Local businesses rally behind family of killed Thorsby gas station owner: ‘This help is a blessing’
More than seven months after a gas-and-dash took the life of an Edmonton man, his family, who is still reeling from his death, has taken on the full operations of a Thorsby gas station – an act that has caught the eye of the local community, spurring a snowball effect of donations to help them.
On Oct. 6, 2017, Ki Yun Jo was killed trying to stop a cube van from leaving the Thorsby Fas Gas, which he owned, without paying. Police found the cube van days later but a suspect has not been apprehended.
Son Sung Hyun Jo said his family was “emotionally crumbled” after the tragedy. Ki Yun Jo had owned and run the gas station for roughly 12 years while the rest of the family helped out. Now, they are trying to run it on their own.
Sung Hyun Jo said he initially kept a separate accounting job while his mom and sister ran the gas station, but eventually he gave up his job to help them out.
“I had an idea [of how to run the store] because I watched my dad do many things but … having actual hands-on full operational stuff on the store – it was a learning process for me,” he said.
The family was struggling with various issues related to the store, he said, such as mechanical equipment breaking down. In those moments, Sung Hyun Jo said the family was praying for “someone to show up and give us hope and a lot of help.”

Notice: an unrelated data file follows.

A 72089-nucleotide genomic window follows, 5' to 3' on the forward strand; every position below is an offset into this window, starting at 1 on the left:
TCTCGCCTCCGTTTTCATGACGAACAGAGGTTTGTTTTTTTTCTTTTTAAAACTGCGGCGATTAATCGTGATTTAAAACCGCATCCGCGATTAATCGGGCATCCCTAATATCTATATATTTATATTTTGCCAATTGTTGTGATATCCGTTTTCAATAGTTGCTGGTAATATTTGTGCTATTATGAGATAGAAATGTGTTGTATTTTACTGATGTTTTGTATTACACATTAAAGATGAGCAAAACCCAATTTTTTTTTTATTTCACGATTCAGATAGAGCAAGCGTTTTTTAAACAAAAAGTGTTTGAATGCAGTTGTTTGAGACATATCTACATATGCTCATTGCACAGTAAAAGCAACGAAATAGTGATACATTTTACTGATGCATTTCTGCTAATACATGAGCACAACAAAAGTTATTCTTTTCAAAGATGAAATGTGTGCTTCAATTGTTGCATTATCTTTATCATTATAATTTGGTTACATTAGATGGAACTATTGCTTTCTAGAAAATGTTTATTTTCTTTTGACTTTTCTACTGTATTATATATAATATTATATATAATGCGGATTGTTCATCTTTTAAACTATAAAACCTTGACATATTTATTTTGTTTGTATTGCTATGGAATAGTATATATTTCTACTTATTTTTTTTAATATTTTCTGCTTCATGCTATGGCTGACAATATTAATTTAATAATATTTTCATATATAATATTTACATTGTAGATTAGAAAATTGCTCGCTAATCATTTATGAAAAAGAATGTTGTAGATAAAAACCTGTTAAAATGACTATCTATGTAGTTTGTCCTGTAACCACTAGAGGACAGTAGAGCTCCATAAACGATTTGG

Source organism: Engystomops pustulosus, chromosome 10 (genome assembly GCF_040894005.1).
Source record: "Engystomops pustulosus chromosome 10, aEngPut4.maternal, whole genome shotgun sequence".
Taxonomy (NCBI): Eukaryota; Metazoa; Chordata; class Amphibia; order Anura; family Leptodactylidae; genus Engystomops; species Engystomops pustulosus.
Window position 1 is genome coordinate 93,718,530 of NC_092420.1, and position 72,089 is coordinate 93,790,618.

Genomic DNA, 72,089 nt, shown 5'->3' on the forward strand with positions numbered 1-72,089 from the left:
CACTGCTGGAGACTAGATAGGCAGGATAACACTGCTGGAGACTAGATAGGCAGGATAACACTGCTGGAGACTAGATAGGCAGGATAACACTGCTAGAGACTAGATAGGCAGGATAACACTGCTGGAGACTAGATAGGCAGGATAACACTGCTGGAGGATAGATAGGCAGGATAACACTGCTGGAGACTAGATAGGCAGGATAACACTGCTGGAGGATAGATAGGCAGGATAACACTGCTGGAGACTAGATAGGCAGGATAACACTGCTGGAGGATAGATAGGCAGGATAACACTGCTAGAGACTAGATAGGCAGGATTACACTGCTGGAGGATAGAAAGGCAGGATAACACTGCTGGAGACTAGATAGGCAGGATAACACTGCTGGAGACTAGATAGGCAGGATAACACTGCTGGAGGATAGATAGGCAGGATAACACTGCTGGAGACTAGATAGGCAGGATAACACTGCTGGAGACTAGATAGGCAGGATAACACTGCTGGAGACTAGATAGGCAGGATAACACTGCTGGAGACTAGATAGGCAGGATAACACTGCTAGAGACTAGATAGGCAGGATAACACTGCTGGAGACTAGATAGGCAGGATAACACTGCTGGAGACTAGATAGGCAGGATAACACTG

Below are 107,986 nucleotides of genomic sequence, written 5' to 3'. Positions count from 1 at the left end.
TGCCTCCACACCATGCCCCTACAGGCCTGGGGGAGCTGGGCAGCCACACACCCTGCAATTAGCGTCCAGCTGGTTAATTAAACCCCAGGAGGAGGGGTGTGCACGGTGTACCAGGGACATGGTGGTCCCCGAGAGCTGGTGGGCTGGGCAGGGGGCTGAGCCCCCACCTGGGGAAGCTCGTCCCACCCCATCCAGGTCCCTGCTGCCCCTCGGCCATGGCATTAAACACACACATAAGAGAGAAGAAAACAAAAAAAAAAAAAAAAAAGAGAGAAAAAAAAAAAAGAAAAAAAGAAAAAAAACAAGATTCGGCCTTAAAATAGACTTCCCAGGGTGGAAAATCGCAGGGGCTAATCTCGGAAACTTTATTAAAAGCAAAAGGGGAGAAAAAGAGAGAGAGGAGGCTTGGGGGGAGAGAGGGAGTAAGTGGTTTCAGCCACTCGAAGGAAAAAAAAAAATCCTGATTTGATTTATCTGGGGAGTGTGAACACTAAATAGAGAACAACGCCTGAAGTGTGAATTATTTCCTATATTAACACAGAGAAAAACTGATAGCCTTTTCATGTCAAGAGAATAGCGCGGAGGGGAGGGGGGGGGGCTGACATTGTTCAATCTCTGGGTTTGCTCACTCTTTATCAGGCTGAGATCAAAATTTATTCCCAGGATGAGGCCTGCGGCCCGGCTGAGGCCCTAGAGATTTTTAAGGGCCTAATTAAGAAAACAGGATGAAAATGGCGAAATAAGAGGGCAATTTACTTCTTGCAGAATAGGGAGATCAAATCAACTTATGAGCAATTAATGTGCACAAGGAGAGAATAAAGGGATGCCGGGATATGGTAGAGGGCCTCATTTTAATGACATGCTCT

Rhonda Fiveland had met Ki Yun Jo five years earlier. Fiveland, who owns a contracting company, had been asked to provide a paint estimate to Ki Yun Jo; the job never came to fruition.
“The next time I heard about [Ki Yun] Jo was when he was killed,” she said.
“My heart was broken. When tragedies like this happen, the way Jo was killed, we feel helpless. I felt helpless.”
Fiveland said it was then that she decided to paint the gas station for free.
“You can’t take away someone’s pain but what I can do is paint to help them.”
Fiveland said she wanted the new paint job to give the family a fresh start. She turned to David Allen, owner of Benjamin Moore Paints in Leduc, and asked him to donate paint for the job. He quickly said yes.
“Being a small business owner, it tore my heart when I heard about the tragic accident,” he said.
Allen said his store is donating the paint for the exterior of the gas station and the interior of the car wash; he estimates the dollar value of the products is between $2,500 and $3,000.
“It’ll give the gas station a new look so they’ll be able to track potential customers. They’ve got some spots where the paint’s peeling. It’ll just give it a nice update.”
Soon, other businesses were offering their time and services to help the Jo family. The fire department and RCMP are also providing assistance.
Dan Dick, of Dick Contracting, did not know Ki Yun Jo but heard through Fiveland about the effort to help the gas station owner’s family.
“I’m a small town guy as well so these small towns aren’t that far away from each other,” he said. “To give a little bit back is nice.”
Dick said his company will be re-shingling the roof in the next couple weeks; the work is valued at $8,000, he said.
“We will do about two-thirds of the roof and two-thirds of the roof is in need of a change,” he said.
“It’s nice to contribute, even though we can’t truly contribute to help them make up for that loss.”